The Inertia for Good Editor

The Inertia

Maui County issued an emergency permit for use of equipment that could remove a 94-foot yacht from the reef at Honolua Bay Monday night. The Nakoa, which is owned by a Hawaiian yacht-charter company, was reportedly attached to an offshore mooring Sunday night. When the line broke overnight, the ship was pushed into Maui’s iconic surf spot, Honolua Bay, in the Honolua Bay Marine Reserve and part of the Honolua-Mokuleia Marine Life Conservation District.

The owner of the boat, Jim Jones, apologized to the public while insisting no negligence was involved.

“It was a freak accident and the worst timing ever,” Jones told local news Monday night. “We couldn’t have done anything about this and we’re doing everything we possibly can to try to get off of here.”

According to the Department of Land and Natural Resources (DLNR), day-use moorings are limited to two hours in the area but Jones says he had no knowledge of the two-hour limit and stayed there for two days. Nonetheless, Maui County issued the emergency permit for removal and the rental business will be responsible for any of the costs associated with the removal:

“In response to the increasing risk of damage to the reef and ecosystem at Honolua Bay, a marine sanctuary in West Maui, the County of Maui exercised its ability to issue an emergency Special Management Area permit that would allow equipment to access the site via the shoreline and assist in dislodging the vessel from the reef it is resting on and enable it to reach deeper water to exit the area. The emergency permit, authorized by Acting Planning Director Kathleen Ross Aoki, was issued late this afternoon following discussions with West Maui Councilmember Tamara Paltin and the excavation company. This action comes after attempts during an afternoon high tide failed. The State must still issue a corresponding permit for the work that also involves DLNR jurisdiction beginning at the high water mark and into the ocean. We are pleased to be able to rapidly respond to a situation in dire need. The longer the vessel remains in the sensitive area the higher the risk of damage.”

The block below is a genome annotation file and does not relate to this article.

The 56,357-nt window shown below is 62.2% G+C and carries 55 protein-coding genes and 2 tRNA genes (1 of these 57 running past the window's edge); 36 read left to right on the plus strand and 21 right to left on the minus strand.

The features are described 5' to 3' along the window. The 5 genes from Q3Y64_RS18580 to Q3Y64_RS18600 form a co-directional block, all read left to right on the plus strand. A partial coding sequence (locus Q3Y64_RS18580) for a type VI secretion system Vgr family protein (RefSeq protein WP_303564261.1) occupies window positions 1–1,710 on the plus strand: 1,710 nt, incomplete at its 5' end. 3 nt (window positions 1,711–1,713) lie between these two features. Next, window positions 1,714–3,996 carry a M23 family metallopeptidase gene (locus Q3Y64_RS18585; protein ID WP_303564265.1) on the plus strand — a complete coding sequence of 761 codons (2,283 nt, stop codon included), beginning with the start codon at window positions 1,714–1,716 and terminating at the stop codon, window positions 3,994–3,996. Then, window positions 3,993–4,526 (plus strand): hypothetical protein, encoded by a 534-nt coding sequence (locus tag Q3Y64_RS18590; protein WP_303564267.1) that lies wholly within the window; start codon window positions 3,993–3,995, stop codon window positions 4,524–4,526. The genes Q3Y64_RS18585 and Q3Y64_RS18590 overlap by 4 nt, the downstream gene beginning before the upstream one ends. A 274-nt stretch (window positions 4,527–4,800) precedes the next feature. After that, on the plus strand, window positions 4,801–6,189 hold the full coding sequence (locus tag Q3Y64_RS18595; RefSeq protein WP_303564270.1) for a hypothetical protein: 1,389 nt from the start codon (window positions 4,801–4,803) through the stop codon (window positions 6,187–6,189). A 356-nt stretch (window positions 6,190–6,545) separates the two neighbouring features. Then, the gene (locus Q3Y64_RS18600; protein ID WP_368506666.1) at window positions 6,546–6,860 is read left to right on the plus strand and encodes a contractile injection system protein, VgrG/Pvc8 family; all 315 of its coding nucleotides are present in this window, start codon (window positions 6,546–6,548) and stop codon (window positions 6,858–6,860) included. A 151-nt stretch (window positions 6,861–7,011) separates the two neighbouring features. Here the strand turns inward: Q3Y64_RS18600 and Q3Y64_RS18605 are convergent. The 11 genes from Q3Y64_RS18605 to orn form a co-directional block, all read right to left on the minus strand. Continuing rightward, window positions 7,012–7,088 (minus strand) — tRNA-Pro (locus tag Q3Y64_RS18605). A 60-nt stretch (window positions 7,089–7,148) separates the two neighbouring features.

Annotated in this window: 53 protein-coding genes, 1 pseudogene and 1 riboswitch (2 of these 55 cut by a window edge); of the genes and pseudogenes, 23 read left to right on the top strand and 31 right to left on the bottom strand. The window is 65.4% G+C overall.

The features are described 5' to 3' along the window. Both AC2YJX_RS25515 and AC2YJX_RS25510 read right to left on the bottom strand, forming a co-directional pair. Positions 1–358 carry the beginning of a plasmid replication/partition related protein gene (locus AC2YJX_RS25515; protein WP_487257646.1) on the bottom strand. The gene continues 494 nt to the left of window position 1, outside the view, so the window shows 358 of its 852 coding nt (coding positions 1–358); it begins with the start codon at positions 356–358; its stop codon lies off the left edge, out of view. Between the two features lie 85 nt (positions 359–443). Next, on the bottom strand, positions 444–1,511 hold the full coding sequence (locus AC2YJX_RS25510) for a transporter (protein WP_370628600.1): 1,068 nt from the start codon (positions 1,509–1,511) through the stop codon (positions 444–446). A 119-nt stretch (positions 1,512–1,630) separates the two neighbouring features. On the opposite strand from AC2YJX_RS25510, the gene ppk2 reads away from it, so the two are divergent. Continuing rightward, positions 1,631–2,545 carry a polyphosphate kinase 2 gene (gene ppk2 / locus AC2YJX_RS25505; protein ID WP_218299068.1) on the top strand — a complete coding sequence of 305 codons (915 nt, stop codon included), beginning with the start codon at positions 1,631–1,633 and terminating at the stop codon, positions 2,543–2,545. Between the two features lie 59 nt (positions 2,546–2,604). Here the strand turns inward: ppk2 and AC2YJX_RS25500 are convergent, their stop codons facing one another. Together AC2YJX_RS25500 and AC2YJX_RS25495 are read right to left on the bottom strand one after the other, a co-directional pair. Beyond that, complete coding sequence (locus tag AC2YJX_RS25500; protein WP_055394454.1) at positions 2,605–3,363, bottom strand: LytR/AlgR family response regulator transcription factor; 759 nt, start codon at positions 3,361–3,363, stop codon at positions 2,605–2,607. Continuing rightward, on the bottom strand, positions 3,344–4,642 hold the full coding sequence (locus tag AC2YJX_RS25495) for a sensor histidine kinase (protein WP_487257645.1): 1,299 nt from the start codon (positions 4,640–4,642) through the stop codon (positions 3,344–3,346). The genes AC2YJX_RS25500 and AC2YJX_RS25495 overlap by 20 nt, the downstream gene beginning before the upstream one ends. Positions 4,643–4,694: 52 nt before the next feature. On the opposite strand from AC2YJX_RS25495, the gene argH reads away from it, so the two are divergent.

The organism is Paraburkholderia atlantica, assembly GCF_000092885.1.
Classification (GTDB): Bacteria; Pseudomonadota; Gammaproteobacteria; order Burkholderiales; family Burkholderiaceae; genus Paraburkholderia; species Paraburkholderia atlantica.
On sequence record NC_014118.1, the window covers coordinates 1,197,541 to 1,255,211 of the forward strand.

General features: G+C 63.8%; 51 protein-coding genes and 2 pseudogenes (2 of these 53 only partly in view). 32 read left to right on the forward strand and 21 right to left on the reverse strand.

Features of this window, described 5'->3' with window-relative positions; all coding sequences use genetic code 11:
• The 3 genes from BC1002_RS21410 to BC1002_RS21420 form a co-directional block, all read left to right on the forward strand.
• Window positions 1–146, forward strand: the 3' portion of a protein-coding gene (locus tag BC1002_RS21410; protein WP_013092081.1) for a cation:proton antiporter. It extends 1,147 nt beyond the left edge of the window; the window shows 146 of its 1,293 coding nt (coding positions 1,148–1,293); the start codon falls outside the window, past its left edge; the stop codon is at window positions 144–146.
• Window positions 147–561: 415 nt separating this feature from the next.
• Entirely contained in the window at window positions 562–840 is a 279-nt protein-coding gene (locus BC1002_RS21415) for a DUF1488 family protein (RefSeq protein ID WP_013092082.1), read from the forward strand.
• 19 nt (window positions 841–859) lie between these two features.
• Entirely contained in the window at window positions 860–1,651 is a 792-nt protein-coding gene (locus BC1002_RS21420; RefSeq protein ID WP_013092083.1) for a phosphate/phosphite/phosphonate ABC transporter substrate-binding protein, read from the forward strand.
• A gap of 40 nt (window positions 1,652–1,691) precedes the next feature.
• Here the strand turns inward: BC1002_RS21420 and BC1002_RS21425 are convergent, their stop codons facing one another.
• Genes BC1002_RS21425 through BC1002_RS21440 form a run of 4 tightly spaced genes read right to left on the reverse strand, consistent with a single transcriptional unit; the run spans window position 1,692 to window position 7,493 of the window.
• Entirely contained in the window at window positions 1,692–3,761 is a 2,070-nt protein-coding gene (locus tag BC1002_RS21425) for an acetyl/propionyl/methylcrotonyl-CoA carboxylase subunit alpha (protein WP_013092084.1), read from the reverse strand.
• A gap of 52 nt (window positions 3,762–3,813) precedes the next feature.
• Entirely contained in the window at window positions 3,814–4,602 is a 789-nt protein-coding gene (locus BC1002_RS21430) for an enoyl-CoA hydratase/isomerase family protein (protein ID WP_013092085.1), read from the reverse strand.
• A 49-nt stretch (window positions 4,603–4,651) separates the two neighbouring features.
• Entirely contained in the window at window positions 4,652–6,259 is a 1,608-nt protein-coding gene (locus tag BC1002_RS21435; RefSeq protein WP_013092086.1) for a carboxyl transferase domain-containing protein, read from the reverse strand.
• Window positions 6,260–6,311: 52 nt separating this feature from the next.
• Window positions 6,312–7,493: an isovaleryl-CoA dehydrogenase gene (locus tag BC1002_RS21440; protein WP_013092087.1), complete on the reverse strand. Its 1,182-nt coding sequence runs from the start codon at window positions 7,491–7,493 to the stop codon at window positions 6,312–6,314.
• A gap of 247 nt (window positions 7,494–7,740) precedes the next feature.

The entire incident caused quite a stir on social media with locals calling for stronger enforcement of rules meant to avoid accidents like this. Concerns have ranged from possible fuel contamination to the risks of waves crushing parts of the boat into the reef if local authorities couldn’t execute a timely removal.

“On the west side, we’ve seen shipwrecks stay for years and months and that cannot happen this time. It has to be expedited out of there before there’s more damage to the reef, to the environment,” said Maui County Councilmember Tamara Paltin.

“We need to figure out some kind of systems and I’m pretty sure they have them on the boat, that once we start moving from our anchor point, we should have alarms that go off,” Jones told local media about the yachts. “That’s going to be something that we implement immediately to avoid this ever happening again.”


Only the best. We promise.


Join our community of contributors.